No, but league ratings will be higher, jersey sales will skyrocket, ticket prices will soar. The league will be a bigger, more profitable place for everyone, and maybe that’s better than market equality, since it’ll at least stabilize the market. But if any other teams are to even compete for a championship, they have to do with efficiency and smart, under-the-radar moves that surprise. Development is a bigger element than it ever has been. The missing pieces is never going to come, because they’ve all already moved to their new location.

There just aren’t enough players left out there to share with the rest of the league.

The Lakers have more starpower than they’ve ever had in the history of their franchise. Think about that. Teams with the Captain and Magic had less star power than the currently assembled team. They managed to send out Andrew Bynum, to get Dwight Howard, and not give up Pau Gasol. The NBA’s premier franchise has not only put itself back in orbit, it’s the biggest ship in the cosmos. The NBA’s arms race has reached a new level, and it was all done within the confines of a new, more difficult CBA.

For two years, the Lakers have been embarrassed in second-round exits. You can consider this the reckoning. The Lakers don’t rebuild, and they don’t reload. They just absorb the brightest stars and add their shine to their own.

 

Report: Markelle Fultz was available in trade packages on draft night

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The Philadelphia 76ers are saying all the right things about Markelle Fultz — they are patient, they believe in his work with his new trainer to rebuild his jump shot, and they see him as part of the future. Plus, his handles look sharp.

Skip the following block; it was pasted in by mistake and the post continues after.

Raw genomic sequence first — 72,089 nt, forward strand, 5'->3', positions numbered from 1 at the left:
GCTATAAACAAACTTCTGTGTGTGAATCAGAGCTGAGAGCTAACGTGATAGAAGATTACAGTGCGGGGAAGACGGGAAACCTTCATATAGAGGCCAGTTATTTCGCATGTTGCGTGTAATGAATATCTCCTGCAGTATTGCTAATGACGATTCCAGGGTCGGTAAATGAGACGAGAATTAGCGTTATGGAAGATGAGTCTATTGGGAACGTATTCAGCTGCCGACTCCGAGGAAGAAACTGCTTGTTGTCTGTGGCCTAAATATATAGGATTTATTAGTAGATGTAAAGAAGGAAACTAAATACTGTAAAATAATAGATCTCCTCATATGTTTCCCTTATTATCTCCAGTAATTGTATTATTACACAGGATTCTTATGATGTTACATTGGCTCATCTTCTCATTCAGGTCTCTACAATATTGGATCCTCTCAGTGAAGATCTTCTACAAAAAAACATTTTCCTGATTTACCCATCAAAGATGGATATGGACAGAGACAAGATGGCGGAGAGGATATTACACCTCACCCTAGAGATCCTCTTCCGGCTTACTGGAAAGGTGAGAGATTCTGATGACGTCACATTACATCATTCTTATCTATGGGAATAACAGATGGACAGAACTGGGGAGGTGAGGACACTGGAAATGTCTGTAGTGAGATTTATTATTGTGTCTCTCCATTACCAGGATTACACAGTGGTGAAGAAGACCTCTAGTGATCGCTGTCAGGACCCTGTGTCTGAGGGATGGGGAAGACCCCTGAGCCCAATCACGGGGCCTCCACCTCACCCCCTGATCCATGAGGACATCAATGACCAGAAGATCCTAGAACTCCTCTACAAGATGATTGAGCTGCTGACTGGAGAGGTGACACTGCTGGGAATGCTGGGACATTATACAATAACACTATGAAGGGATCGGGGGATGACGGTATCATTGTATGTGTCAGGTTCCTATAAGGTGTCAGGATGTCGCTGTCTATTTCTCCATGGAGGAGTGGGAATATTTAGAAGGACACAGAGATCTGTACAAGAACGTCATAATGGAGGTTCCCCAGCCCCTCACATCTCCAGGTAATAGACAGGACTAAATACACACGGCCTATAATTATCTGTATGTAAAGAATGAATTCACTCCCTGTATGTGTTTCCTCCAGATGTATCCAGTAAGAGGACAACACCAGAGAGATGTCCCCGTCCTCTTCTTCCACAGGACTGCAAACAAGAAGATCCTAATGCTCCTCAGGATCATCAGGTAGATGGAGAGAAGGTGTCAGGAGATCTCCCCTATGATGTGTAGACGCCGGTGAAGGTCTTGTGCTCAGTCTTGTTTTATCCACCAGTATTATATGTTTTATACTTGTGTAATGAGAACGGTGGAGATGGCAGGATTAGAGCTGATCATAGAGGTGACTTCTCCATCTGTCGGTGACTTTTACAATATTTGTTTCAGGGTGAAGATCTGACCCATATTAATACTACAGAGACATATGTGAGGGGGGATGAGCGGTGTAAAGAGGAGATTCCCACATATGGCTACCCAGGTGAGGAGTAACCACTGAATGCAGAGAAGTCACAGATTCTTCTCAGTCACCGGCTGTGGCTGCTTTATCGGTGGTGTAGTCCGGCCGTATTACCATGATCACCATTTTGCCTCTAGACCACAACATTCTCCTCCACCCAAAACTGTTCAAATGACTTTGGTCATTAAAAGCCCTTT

That doesn’t mean the Sixers are not willing to trade him in their pursuit of a star player. In fact, he was available on draft night in packages, reports Keith Pompey of the Philadelphia Inquirer.

The Sixers say they aren’t shopping him. However, there was a report that they had internal discussions about packing him with Nos. 10 and 26 picks to move up into the Top 5 in Thursday’s draft. And multiple league sources have said that Fultz was available to be traded.

But it’s hard to get equal value in return for trading someone relearning how to shoot. The Sixers know that. They also know that if things do come together, Fultz will be a special player. He has the potential to become the type of player they would regret trading away.

Outside of a handful of superstars, every player in the NBA is available in a trade, at least in theory. Fultz is no different. The question in his case is what do they see as an upgrade vs. his potential?

Kawhi Leonard would be an upgrade, unquestionably. Fultz could be part of a package to land Leonard in a trade (Fultz, Robert Covington, the Miami 2021 first rounder, and probably more picks would be a starting point). Once the Spurs get serious about a potential Leonard trade (they are not there yet) how enticing that offer might be comes down to what they think of Fultz and his potential.

The Sixers are not shy about their desire to land an established All-Star to pair with Ben Simmons and Joel Embiid. If they don’t get Leonard, they will be looking at the next All-Star who becomes available, and Fultz could be part of those deals, too.

Fultz is not playing in Summer League for the Sixers, but if he comes back this fall trusting his jumper and starting to look like the player who was drafted No. 1 that trade value goes way up (and the Sixers may be less inclined to move him).  It may be then before the Sixers can get a respectable return on any Fultz trade.

Report: Indiana to retain Bojan Bogdanovic, he could start again next season